Ideal spots for planting are easily identified in shaded areas of the garden. Here, sporelings of Japanese Painted and Sensitive ferns appear together, competing in scattered pockets of deep, moist soil. Too often, Japanese stilt grass encroaches, though it is less particular about the spaces it invades. Fortunately, while persistent and a considerable nuisance, the grass is shallow rooted and easily removed.
While ideal conditions are rare in this dry shade beneath towering maples, blackgum, and tulip poplars, I search for the next best, soils where a hole can be carved between shallow roots to plant Solomon’s Seals, mayapples (below), and trilliums. I’m inspired by my early summer visit to woodland gardens on Washington’s Kitsap Peninsula to fill every inch of shaded spaces with lush foliage, though this effort is challenged by the thin layer of soil and irregular irrigation.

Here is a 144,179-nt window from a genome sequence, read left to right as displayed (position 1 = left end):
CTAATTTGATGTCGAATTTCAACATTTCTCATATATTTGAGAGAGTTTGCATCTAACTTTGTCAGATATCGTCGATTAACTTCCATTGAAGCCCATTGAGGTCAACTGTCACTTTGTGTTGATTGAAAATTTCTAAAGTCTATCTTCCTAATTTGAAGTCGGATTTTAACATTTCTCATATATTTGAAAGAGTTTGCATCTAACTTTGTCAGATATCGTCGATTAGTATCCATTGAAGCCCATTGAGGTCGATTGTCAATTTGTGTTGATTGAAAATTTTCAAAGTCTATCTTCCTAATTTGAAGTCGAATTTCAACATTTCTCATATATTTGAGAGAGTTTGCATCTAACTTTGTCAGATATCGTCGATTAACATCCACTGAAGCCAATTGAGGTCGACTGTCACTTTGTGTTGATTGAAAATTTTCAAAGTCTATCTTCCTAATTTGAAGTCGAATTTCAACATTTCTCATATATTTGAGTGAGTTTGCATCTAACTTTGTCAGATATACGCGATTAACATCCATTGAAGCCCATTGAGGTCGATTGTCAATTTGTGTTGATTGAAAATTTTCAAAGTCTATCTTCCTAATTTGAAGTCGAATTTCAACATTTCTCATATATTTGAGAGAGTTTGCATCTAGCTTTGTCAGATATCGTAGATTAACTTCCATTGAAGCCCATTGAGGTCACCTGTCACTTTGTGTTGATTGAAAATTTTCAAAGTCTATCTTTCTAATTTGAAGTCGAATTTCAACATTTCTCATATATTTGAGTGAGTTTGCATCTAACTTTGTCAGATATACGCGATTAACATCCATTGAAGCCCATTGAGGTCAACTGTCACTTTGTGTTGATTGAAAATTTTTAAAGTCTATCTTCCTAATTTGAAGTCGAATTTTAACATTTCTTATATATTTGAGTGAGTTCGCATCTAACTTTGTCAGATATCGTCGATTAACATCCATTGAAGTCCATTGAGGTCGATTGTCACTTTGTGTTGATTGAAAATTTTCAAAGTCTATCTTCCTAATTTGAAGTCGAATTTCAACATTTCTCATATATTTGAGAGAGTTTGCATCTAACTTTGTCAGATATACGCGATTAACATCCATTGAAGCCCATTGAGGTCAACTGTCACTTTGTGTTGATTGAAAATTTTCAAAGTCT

In a bit more sun, and out of reach of the worst of tree roots, abundant seedlings of hellebores and toad lilies (Tricyrtis hirta) must be dug and potted for giveaways, or discarded. Several are transplanted, or left in place, though this takes space that is contrary to my lust to plant at least one of everything.
I hesitate to admit failures of common plants that anyone can grow. Japanese anemones are often aggressive in gardens, but here they have failed repeatedly in sun and shade, damp and dry. Certainly, there is some spot where soil and sunlight is ideal, but I’ve failed to find it, and probably never will since there’s no sense wasting another nickel on a plant I can’t find an ideal spot for.